Modern buildings are equipped with a wide variety of sophisticated technology systems that support both the building itself and the purpose of the building. The purpose, of course, is to enable occupants to go about their business and life- which are both becoming more and more digital. This digitalization of nearly every human experience holds great potential to enhance our everyday lives, which are increasingly spent in buildings. We are now realizing that buildings can be designed to include technologies not only to support the systems needed for them to operate, but to foster wellness, ease-of-operation, and a symbiosis with their occupants that is based on the occupants themselves as individuals. This new focus on occupants complements and enhances the traditional emphasis of smart buildings on energy efficiency and maintenance.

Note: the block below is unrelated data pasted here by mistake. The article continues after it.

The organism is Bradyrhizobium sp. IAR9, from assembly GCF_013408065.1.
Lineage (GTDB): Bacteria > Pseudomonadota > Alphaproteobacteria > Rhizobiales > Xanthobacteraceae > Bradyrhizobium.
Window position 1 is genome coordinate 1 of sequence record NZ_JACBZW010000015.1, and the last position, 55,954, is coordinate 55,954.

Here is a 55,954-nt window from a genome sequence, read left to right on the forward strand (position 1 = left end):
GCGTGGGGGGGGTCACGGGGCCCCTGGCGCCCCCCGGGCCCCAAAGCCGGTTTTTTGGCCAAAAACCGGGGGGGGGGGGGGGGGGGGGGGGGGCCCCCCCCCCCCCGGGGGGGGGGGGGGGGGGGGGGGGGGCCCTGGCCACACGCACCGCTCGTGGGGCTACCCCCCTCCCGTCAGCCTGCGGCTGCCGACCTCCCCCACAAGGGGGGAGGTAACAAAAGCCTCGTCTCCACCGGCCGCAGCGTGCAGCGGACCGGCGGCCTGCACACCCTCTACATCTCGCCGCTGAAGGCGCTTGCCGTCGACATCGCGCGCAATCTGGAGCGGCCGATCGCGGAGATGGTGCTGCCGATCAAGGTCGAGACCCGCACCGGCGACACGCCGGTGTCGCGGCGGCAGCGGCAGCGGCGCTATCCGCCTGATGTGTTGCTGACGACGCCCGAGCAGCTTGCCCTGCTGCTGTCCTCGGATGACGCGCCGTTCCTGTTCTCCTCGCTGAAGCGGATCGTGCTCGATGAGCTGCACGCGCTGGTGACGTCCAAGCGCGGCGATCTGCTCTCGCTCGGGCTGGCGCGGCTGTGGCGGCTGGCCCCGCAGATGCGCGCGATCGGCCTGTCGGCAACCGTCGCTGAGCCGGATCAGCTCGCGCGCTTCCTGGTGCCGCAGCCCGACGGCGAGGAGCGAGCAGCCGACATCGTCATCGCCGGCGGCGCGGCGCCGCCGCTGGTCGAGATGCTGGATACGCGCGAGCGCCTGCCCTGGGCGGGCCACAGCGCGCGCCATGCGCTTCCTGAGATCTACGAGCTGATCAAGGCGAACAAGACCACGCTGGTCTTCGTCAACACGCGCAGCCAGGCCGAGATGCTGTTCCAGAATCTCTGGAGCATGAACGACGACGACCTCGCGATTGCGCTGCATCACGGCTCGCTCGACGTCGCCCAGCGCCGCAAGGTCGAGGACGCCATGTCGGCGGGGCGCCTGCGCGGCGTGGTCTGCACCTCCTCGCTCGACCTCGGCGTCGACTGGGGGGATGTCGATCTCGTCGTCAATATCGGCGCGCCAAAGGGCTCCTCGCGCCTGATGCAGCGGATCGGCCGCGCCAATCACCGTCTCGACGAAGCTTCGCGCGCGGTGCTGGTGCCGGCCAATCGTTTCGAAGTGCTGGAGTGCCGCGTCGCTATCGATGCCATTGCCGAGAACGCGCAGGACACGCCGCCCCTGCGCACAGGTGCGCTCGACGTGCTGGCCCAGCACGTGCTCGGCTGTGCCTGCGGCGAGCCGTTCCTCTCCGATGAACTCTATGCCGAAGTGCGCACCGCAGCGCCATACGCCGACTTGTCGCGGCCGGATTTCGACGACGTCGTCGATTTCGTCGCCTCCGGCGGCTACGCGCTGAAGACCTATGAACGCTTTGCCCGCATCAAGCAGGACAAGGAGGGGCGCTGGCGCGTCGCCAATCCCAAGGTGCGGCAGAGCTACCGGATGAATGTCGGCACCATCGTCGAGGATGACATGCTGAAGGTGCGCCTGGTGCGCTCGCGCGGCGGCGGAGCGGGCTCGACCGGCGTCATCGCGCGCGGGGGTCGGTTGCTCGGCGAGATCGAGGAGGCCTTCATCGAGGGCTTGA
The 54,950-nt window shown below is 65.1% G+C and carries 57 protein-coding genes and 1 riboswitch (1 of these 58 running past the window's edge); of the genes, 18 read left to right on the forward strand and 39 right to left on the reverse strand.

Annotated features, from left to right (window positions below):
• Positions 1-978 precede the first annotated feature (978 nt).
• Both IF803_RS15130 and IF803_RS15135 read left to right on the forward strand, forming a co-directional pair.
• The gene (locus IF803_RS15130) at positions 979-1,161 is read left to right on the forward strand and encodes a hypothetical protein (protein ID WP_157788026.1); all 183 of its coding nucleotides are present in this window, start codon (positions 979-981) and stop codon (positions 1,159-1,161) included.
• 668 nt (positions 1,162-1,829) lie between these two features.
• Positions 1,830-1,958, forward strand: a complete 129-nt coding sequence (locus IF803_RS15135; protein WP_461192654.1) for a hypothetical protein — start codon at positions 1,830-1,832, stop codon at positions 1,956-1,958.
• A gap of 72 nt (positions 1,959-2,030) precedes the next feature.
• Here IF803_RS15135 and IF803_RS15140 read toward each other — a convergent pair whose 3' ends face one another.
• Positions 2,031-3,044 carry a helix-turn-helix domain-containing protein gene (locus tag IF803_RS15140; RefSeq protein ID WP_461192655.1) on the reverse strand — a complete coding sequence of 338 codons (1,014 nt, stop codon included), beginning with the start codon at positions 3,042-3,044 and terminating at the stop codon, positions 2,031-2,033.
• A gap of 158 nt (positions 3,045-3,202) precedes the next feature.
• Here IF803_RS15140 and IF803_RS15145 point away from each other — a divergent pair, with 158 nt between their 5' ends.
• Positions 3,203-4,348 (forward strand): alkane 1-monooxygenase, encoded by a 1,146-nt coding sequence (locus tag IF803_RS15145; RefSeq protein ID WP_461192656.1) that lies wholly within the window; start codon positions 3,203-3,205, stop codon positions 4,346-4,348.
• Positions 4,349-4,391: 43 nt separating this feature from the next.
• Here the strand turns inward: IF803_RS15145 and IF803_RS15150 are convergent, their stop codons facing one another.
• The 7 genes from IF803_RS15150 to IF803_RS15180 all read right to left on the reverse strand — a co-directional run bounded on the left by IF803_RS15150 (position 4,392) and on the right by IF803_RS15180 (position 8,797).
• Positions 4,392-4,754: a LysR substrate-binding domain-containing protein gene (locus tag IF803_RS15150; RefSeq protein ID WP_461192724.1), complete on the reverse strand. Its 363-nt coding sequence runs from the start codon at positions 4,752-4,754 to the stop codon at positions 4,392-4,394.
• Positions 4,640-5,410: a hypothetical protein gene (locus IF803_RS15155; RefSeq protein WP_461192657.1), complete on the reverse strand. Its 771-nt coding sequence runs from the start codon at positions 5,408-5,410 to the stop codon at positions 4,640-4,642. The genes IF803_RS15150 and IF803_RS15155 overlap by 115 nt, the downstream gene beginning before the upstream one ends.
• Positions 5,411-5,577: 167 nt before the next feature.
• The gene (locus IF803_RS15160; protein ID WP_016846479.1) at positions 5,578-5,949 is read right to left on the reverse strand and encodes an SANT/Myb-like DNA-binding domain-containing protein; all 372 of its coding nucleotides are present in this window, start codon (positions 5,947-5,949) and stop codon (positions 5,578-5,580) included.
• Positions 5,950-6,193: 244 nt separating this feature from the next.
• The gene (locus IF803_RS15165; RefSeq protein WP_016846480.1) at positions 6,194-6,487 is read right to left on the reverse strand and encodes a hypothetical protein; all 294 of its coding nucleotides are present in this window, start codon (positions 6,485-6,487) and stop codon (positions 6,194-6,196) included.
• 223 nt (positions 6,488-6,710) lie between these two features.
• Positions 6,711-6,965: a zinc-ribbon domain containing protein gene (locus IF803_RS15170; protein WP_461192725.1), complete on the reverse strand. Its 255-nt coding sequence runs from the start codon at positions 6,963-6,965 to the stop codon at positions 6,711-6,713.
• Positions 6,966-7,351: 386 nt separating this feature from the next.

With this market demand for intelligent buildings comes the many definitions of this technology that have obscured the purposes. Building AEC teams come into these projects with preconceived notions and a variety of motivations. We find that there are three major categories of these motivations: 1) Altruism/Aspiration: there is a desire to “do the right thing,” to show leadership, or to be a responsible citizen of the community. 2) Mandate, e.g., Government, or Institution: they have been given direction from their administration that they are to pursue certain goals for the building, such as “Zero Net Energy,” and 3) Financial: there is a recognition that there is a Return on Investment from IBT, in a variety of areas, including system optimization through data analytics, efficiencies through automation, and maintenance improvements through fault prediction. Since the advent of the COVID-19 pandemic, there is now a fourth and important motivation: creating buildings that people are confident are healthy.